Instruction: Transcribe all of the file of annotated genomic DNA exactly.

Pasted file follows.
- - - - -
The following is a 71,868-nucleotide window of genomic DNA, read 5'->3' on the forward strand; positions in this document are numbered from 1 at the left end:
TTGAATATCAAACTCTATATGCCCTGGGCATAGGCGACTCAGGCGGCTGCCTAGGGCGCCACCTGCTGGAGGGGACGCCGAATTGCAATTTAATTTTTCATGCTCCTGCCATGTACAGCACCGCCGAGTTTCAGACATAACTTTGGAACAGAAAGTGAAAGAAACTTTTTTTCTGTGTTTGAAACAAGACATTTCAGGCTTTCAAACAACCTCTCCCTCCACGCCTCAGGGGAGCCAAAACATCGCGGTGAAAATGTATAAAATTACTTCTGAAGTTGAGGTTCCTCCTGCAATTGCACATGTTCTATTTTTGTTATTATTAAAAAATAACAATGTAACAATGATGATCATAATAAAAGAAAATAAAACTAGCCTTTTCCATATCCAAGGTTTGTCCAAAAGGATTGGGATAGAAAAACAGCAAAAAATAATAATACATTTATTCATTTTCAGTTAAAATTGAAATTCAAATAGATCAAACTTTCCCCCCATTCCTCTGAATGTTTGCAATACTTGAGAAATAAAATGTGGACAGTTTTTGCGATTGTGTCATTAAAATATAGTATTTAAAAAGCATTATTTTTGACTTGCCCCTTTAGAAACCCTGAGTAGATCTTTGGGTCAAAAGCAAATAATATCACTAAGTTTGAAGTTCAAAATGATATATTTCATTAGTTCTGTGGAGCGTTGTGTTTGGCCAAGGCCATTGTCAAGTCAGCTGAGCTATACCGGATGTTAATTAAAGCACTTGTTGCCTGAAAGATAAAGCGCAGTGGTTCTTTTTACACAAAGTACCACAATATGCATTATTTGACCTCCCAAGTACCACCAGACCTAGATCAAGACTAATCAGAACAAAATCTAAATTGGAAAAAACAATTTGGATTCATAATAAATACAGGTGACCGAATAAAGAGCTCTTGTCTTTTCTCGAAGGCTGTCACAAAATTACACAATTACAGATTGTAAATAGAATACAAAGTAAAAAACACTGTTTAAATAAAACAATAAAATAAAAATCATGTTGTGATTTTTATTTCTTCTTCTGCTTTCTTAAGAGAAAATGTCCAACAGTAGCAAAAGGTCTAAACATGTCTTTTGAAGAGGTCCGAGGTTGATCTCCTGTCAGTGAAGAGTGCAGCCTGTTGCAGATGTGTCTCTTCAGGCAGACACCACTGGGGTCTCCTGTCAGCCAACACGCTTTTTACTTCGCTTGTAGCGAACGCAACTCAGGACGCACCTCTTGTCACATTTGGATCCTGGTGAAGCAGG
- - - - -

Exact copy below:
The following is a 71,868-nucleotide window of genomic DNA, read 5'->3' on the forward strand; positions in this document are numbered from 1 at the left end:
TTGAATATCAAACTCTATATGCCCTGGGCATAGGCGACTCAGGCGGCTGCCTAGGGCGCCACCTGCTGGAGGGGACGCCGAATTGCAATTTAATTTTTCATGCTCCTGCCATGTACAGCACCGCCGAGTTTCAGACATAACTTTGGAACAGAAAGTGAAAGAAACTTTTTTTCTGTGTTTGAAACAAGACATTTCAGGCTTTCAAACAACCTCTCCCTCCACGCCTCAGGGGAGCCAAAACATCGCGGTGAAAATGTATAAAATTACTTCTGAAGTTGAGGTTCCTCCTGCAATTGCACATGTTCTATTTTTGTTATTATTAAAAAATAACAATGTAACAATGATGATCATAATAAAAGAAAATAAAACTAGCCTTTTCCATATCCAAGGTTTGTCCAAAAGGATTGGGATAGAAAAACAGCAAAAAATAATAATACATTTATTCATTTTCAGTTAAAATTGAAATTCAAATAGATCAAACTTTCCCCCCATTCCTCTGAATGTTTGCAATACTTGAGAAATAAAATGTGGACAGTTTTTGCGATTGTGTCATTAAAATATAGTATTTAAAAAGCATTATTTTTGACTTGCCCCTTTAGAAACCCTGAGTAGATCTTTGGGTCAAAAGCAAATAATATCACTAAGTTTGAAGTTCAAAATGATATATTTCATTAGTTCTGTGGAGCGTTGTGTTTGGCCAAGGCCATTGTCAAGTCAGCTGAGCTATACCGGATGTTAATTAAAGCACTTGTTGCCTGAAAGATAAAGCGCAGTGGTTCTTTTTACACAAAGTACCACAATATGCATTATTTGACCTCCCAAGTACCACCAGACCTAGATCAAGACTAATCAGAACAAAATCTAAATTGGAAAAAACAATTTGGATTCATAATAAATACAGGTGACCGAATAAAGAGCTCTTGTCTTTTCTCGAAGGCTGTCACAAAATTACACAATTACAGATTGTAAATAGAATACAAAGTAAAAAACACTGTTTAAATAAAACAATAAAATAAAAATCATGTTGTGATTTTTATTTCTTCTTCTGCTTTCTTAAGAGAAAATGTCCAACAGTAGCAAAAGGTCTAAACATGTCTTTTGAAGAGGTCCGAGGTTGATCTCCTGTCAGTGAAGAGTGCAGCCTGTTGCAGATGTGTCTCTTCAGGCAGACACCACTGGGGTCTCCTGTCAGCCAACACGCTTTTTACTTCGCTTGTAGCGAACGCAACTCAGGACGCACCTCTTGTCACATTTGGATCCTGGTGAAGCAGG